8.7
8.5
8.9
9.4
9.4
9.0
9.0
9.3
7.2
8.1
8.6
9.2
9.0
9.0
8.8
9.0
8.9
0.1
0.3
0.2
0.1
0.2
<0.05
<0.05
0.1
0.1
0.1
0.1
0.1
0.1
0.1
0.1
0.1
0.1
0.3
0.2
0.4
0.1
0.4
<0.05
0.1
<0.05
<0.05
0.1
0.2
nd
0.1
nd
<0.05
0.1
0.1
0.1
0.1
0.1
0.4
0.3
<0.05
0.1
0.1
<0.05
<0.05
0.1
0.2
<0.05
0.1
nd
nd
nd
nd
nd
nd
nd
nd
nd
nd
nd
nd
nd
1
Subjects A–H, mothers; Subjects a–h, infants. Measurements were
made in triplicate except where indicated (nd). A sampling time of
0 ¼ birth; negative week values are sampling times before birth.
This decline in maternal d15N values can be attributed to
the pregnancy effect, and is likely the result of the maternal conservation of nitrogen for the growing fetus during
287
gestation (Fuller et al., 2004). Two subjects (c and h; Figs.
3B, 8B) have in utero d15N results that seem to track the
decrease in maternal values, and Millard (2000) noted
that the three infants in his study all had lower fetal d15N
values than predicted. These findings suggest the possibility that fetal d15N values parallel the decline in maternal
d15N results during pregnancy. However, more specific
research is needed to discover if there is a link between
the falling d13C and d15N values and maternal metabolism, and to understand why some subjects show evidence
of a decrease in fetal d15N values, while others do not.
Breastfeeding, weaning, and infant d15N values
The fingernails of exclusively breastfed subjects display
the expected d15N increase during breastfeeding, but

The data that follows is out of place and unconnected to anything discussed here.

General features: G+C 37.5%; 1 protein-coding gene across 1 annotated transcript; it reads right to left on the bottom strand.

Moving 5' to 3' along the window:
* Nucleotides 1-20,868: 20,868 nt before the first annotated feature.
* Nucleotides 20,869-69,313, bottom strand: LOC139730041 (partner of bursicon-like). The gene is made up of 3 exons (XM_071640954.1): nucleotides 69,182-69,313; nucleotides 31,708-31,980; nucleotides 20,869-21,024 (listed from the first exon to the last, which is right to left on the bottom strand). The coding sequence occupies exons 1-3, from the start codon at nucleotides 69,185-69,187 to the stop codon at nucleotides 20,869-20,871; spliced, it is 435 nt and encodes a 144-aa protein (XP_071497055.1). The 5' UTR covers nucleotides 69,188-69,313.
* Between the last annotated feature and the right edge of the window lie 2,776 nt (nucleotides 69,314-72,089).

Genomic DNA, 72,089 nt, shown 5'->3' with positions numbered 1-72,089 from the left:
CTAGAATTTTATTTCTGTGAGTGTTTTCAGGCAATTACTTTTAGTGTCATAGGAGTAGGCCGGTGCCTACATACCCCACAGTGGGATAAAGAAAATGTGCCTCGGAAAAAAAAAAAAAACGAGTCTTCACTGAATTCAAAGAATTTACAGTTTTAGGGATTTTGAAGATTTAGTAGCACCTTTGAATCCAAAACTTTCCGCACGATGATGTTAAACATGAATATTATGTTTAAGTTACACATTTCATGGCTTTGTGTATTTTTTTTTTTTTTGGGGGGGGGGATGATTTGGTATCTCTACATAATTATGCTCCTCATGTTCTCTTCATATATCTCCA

there is a wide range in 15N-enrichments (1.7–2.8%). This
greater variability can be attributed to the fact that in
addition to diet, d15N values are influenced by the nitrogen balance of an individual. Positive nitrogen balance
(growth) was shown to decrease d15N values, and negative
nitrogen balance (nutritional stress) results in increased
d15N values (Hobson and Clark, 1992; Hobson et al.,
1993; Gannes et al., 1997; Fuller et al., 2004). Additional
research is necessary to better understand the relationships among infant weight gain, diet (maternal breast
milk protein content), and 15N-enrichment during breastfeeding. During the weaning process, all of the infant
d15N values decline toward the maternal values, and this
reflects the consumption of foods with lower d15N values
than breast milk protein (d15N ¼ 8–9%, Fuller, 2003). This
decrease in d15N during weaning was slower compared to
the d13C results, and this will be discussed in detail below
(Table 3).
The d15N values of the two breast- and formula-fed subjects (f and g) are also 15N-enriched by approximately
1.0% and 1.4%, respectively. This reduced 15N-enrichment shows that the infant tissue nitrogen is being
derived from both the breast milk protein (d15N ¼ 8–9%;
Fuller, 2003) and the bovine milk formula (d15N ¼ 4–5%).
It is significant to note that after being breast- and bottlefed from birth, Subject g switched to a period of exclusive
breastfeeding between 25–34 weeks (Fig. 7b). During this
interval, the d15N ( 3%) results increased to levels seen
in infants who were exclusively breastfed from birth.
Thus, as seen in a previous study of horse hair (West
et al., 2004), the infant fingernail data here also support
the finding that consumer protein is very quick to register
the isotopic signals of a dietary change.
The only exclusively formula-fed infant (Subject h)
shows no increase in d15N, and actually decreases by
approximately 2.0% (Fig. 8B). This decrease in d15N during exclusive formula-feeding confirms that the 15Nenrichment observed during exclusive breastfeeding is the
result of the trophic level effect (Fogel et al., 1989). The
formula (Carnation Good Start1) consumed by Subject h
had a d15N value of 4.3% (Table 4). Thus, the d15N value